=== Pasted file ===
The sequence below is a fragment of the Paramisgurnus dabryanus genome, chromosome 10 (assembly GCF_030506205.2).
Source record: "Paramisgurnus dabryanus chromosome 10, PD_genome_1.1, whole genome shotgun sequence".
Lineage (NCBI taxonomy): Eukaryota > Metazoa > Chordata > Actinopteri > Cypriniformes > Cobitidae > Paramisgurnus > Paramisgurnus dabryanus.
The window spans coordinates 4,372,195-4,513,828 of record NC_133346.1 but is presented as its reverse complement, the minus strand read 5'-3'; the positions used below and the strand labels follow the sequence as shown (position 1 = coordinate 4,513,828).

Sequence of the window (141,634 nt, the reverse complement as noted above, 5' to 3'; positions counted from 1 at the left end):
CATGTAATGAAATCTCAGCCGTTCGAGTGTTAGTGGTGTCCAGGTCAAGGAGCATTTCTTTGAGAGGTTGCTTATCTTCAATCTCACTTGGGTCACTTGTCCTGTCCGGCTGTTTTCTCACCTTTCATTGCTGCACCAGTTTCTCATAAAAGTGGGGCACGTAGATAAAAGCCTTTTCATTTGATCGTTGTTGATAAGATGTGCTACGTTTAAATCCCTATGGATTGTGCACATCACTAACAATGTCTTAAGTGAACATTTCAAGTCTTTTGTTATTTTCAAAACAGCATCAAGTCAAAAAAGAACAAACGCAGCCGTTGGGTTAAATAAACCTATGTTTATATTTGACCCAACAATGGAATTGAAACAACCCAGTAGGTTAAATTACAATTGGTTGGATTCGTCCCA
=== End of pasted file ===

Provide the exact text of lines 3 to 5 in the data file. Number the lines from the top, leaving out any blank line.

Lineage (NCBI taxonomy): Eukaryota > Metazoa > Chordata > Actinopteri > Cypriniformes > Cobitidae > Paramisgurnus > Paramisgurnus dabryanus.
The window spans coordinates 4,372,195-4,513,828 of record NC_133346.1 but is presented as its reverse complement, the minus strand read 5'-3'; the positions used below and the strand labels follow the sequence as shown (position 1 = coordinate 4,513,828).

Sequence of the window (141,634 nt, the reverse complement as noted above, 5' to 3'; positions counted from 1 at the left end):